Stars of Vaudeville #555: Loney Haskell
Loney Haskell (1870-1933) made his greatest fame as a big time monologist and master of ceremonies at Hammerstein’s Victoria. His given name was Lorne Levy; Loney is a corruption of his first name.
In the mid 1890s he got his start with Hurtig and Seaman’s Burlesque Company; an 1897 film exists called “Facial Expressions”, the entirety of which consists of the comedian showing off his full gamut of puss-muggings. During his tenure at the Victoria, it frequently became Haskell’s lot to have to supply the narration for William Hammerstein’s freak acts, frequently athletes or criminals or other non-performing celebrities who were so horrible at public speaking they were obliged to just stand there while Loney spoke over them. Among these were an Olympic runner named Dorando, a talking dog named “Don” (whose vocabulary was very limited) and Lillian Graham and Ethel Conrad, the girls who shot and wounded real estate magnate W.E.D. Stokes (this was especially ironic given the fact that Graham and Conrad were aspiring actresses). Haskell was also assistant manager of the Victoria, helping Willie, and later his brother Arthur run the enterprise.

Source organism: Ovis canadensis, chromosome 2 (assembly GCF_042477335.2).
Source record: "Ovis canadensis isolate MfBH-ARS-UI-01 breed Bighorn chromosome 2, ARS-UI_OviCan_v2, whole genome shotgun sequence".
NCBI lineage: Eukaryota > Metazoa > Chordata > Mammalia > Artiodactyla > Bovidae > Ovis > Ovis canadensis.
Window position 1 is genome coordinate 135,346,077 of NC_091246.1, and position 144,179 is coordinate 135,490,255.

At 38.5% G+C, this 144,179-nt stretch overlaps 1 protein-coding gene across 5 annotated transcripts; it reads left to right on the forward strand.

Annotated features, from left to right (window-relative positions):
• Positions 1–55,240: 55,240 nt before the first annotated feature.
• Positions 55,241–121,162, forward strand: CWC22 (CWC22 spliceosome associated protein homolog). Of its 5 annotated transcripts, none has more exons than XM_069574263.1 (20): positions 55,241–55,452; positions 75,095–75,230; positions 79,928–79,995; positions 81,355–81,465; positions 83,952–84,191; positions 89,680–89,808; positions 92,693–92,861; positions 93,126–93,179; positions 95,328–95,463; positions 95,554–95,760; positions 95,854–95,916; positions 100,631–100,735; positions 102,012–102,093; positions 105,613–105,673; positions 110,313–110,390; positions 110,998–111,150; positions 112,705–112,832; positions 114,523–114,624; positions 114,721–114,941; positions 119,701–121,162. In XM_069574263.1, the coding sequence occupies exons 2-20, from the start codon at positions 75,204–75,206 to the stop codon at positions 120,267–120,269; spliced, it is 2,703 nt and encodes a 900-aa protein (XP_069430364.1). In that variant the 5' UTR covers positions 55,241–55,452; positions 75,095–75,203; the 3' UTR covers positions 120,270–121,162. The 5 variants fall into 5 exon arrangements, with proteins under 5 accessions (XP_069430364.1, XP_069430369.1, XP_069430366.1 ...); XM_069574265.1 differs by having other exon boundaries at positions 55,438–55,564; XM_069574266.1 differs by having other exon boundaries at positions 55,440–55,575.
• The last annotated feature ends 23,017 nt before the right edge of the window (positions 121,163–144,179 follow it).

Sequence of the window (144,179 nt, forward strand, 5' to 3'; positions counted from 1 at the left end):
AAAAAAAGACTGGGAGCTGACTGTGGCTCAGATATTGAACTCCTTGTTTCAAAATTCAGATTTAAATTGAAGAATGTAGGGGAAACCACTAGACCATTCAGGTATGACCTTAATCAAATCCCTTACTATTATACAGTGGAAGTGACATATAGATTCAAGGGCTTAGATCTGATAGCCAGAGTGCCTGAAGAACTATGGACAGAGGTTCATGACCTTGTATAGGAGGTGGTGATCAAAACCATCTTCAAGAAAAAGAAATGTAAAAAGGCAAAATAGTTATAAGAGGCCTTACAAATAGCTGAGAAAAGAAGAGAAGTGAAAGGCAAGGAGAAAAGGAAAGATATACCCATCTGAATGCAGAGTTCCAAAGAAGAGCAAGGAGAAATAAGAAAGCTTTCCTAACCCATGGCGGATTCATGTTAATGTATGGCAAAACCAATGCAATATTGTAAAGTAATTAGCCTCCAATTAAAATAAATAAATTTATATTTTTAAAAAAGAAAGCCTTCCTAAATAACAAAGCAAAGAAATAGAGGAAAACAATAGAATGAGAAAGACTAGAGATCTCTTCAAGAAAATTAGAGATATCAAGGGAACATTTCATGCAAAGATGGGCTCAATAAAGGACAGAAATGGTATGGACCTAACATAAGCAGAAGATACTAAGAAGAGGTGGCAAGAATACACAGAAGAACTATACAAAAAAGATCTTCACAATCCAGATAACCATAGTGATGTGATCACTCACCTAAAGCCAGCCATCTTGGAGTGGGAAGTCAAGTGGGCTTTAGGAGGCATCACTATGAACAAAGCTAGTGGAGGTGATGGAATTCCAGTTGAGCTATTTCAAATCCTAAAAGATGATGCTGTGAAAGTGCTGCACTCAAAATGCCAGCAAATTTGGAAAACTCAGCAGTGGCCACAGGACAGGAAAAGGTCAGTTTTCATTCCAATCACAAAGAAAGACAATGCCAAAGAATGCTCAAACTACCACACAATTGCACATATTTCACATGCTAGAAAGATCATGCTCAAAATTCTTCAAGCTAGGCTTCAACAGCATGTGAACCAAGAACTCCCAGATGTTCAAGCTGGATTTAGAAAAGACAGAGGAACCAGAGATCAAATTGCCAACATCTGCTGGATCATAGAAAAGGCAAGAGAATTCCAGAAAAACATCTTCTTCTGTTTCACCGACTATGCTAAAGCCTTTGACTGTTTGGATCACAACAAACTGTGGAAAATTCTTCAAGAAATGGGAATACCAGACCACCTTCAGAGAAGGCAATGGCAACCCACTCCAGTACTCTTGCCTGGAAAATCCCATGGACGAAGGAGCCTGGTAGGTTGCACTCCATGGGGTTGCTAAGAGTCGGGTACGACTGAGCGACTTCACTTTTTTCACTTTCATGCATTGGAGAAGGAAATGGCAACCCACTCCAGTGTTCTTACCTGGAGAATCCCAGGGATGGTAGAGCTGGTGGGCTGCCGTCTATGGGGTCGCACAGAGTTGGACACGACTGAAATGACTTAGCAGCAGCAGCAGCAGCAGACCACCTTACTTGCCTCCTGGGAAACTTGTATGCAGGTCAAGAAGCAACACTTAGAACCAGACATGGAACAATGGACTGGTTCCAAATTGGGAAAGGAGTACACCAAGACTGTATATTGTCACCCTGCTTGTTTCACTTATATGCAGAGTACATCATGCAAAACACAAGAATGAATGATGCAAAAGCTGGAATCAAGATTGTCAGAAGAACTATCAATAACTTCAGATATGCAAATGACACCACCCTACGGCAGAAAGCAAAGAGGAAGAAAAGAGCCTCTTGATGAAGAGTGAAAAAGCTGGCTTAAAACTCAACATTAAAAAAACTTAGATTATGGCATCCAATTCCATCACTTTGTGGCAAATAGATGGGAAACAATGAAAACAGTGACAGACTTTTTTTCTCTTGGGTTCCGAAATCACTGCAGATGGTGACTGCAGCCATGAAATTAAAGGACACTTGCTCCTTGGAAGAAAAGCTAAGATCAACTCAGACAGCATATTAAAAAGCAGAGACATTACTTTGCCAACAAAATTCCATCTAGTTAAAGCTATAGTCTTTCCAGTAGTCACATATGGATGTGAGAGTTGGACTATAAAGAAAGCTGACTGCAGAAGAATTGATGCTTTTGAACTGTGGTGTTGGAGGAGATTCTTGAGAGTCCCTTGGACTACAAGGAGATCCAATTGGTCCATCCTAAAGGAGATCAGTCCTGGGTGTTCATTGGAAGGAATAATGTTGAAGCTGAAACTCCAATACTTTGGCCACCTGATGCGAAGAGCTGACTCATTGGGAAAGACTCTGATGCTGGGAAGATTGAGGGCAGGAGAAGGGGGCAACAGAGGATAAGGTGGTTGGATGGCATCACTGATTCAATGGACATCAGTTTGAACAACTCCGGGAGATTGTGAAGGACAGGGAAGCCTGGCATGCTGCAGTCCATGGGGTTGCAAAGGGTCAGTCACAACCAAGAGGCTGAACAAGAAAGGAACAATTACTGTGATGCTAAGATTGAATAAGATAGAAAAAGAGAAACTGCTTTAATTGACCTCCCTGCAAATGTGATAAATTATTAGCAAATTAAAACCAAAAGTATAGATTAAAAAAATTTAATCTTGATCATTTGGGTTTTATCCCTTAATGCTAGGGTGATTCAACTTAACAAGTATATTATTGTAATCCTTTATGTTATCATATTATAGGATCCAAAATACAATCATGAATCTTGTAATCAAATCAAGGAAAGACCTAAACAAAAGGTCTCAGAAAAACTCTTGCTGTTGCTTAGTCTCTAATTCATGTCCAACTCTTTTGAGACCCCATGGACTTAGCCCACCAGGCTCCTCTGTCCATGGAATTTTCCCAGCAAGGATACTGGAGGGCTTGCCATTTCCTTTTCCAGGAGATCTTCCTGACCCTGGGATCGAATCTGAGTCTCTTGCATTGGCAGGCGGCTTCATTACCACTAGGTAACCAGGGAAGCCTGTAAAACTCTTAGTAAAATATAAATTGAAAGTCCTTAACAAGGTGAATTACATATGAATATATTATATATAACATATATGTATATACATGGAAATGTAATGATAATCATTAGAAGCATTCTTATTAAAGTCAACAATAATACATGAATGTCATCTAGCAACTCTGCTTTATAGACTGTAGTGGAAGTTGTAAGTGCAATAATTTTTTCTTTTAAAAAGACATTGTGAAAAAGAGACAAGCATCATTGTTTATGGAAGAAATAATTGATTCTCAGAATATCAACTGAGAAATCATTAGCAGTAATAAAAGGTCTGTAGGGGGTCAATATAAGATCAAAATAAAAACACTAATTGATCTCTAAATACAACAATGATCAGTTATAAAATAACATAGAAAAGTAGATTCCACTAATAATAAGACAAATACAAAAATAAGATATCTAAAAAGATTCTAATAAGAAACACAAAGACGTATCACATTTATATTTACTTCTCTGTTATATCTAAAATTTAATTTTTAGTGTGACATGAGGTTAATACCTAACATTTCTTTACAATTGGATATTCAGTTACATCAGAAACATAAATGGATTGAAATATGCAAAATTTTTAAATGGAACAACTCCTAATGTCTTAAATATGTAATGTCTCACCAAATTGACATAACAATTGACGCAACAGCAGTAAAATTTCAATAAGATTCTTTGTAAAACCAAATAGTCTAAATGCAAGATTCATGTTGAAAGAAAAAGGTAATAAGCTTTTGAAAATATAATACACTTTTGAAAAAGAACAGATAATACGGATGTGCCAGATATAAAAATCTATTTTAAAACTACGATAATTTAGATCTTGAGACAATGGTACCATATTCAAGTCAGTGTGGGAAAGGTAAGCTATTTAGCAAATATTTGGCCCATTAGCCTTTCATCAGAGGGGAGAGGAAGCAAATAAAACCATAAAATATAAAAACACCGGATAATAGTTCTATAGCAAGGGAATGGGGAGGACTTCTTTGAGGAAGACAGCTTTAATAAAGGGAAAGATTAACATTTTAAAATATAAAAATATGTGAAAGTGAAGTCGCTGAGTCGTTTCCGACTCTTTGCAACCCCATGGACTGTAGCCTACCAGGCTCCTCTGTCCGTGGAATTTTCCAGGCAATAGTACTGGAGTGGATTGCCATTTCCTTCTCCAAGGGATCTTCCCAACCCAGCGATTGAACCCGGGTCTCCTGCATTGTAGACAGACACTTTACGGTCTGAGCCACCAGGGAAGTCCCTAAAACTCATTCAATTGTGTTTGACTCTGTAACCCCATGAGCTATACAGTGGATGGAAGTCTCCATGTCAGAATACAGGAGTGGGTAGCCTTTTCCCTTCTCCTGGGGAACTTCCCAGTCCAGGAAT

In the 20s he became secretary of the Jewish Theatrical Guild; it was in this capacity that he delivered the eulogy at Houdini’s funeral in 1926. Haskell himself died of a cerebral hemorrhage in 1933.
To find out more about the variety arts past and present, consult No Applause, Just Throw Money: The Book That Made Vaudeville Famous, available at Amazon, Barnes and Noble, and wherever nutty books are sold. And don’t miss Chain of Fools: Silent Comedy and Its Legacies from Nickelodeons to Youtube, to be released by Bear Manor Media in 2013.